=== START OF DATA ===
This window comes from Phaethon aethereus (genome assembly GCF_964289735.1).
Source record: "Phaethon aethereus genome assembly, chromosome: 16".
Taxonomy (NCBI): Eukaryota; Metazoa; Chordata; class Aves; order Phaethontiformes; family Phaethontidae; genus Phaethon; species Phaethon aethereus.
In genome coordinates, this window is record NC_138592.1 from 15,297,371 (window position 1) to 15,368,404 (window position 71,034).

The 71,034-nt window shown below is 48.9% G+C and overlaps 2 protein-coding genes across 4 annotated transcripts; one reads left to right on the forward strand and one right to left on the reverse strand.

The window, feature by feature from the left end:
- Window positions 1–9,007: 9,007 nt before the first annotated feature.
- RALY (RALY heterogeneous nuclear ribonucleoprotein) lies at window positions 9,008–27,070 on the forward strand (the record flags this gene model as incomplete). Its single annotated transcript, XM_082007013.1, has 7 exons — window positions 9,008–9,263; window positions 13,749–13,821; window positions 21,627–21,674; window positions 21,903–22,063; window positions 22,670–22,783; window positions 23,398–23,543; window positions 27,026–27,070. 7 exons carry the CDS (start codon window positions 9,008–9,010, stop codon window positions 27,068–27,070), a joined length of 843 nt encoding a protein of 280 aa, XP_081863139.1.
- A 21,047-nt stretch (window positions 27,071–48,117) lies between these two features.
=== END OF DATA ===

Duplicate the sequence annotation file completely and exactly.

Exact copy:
This window comes from Phaethon aethereus (genome assembly GCF_964289735.1).
Source record: "Phaethon aethereus genome assembly, chromosome: 16".
Taxonomy (NCBI): Eukaryota; Metazoa; Chordata; class Aves; order Phaethontiformes; family Phaethontidae; genus Phaethon; species Phaethon aethereus.
In genome coordinates, this window is record NC_138592.1 from 15,297,371 (window position 1) to 15,368,404 (window position 71,034).

The 71,034-nt window shown below is 48.9% G+C and overlaps 2 protein-coding genes across 4 annotated transcripts; one reads left to right on the forward strand and one right to left on the reverse strand.

The window, feature by feature from the left end:
- Window positions 1–9,007: 9,007 nt before the first annotated feature.
- RALY (RALY heterogeneous nuclear ribonucleoprotein) lies at window positions 9,008–27,070 on the forward strand (the record flags this gene model as incomplete). Its single annotated transcript, XM_082007013.1, has 7 exons — window positions 9,008–9,263; window positions 13,749–13,821; window positions 21,627–21,674; window positions 21,903–22,063; window positions 22,670–22,783; window positions 23,398–23,543; window positions 27,026–27,070. 7 exons carry the CDS (start codon window positions 9,008–9,010, stop codon window positions 27,068–27,070), a joined length of 843 nt encoding a protein of 280 aa, XP_081863139.1.
- A 21,047-nt stretch (window positions 27,071–48,117) lies between these two features.